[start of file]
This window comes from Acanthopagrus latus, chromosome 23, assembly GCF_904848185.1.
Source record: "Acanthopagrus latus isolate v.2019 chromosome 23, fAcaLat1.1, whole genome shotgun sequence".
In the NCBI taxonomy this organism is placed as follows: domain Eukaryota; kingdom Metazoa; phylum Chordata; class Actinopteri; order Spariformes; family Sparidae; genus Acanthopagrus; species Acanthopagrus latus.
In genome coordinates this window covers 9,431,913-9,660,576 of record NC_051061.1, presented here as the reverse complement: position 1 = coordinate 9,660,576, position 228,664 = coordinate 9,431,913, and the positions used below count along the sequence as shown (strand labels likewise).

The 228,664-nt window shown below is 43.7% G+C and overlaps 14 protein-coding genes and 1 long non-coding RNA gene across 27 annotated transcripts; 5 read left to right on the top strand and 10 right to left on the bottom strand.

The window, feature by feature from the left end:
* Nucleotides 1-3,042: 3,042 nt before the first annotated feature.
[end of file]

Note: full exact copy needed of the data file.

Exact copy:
This window comes from Acanthopagrus latus, chromosome 23, assembly GCF_904848185.1.
Source record: "Acanthopagrus latus isolate v.2019 chromosome 23, fAcaLat1.1, whole genome shotgun sequence".
In the NCBI taxonomy this organism is placed as follows: domain Eukaryota; kingdom Metazoa; phylum Chordata; class Actinopteri; order Spariformes; family Sparidae; genus Acanthopagrus; species Acanthopagrus latus.
In genome coordinates this window covers 9,431,913-9,660,576 of record NC_051061.1, presented here as the reverse complement: position 1 = coordinate 9,660,576, position 228,664 = coordinate 9,431,913, and the positions used below count along the sequence as shown (strand labels likewise).

The 228,664-nt window shown below is 43.7% G+C and overlaps 14 protein-coding genes and 1 long non-coding RNA gene across 27 annotated transcripts; 5 read left to right on the top strand and 10 right to left on the bottom strand.

The window, feature by feature from the left end:
* Nucleotides 1-3,042: 3,042 nt before the first annotated feature.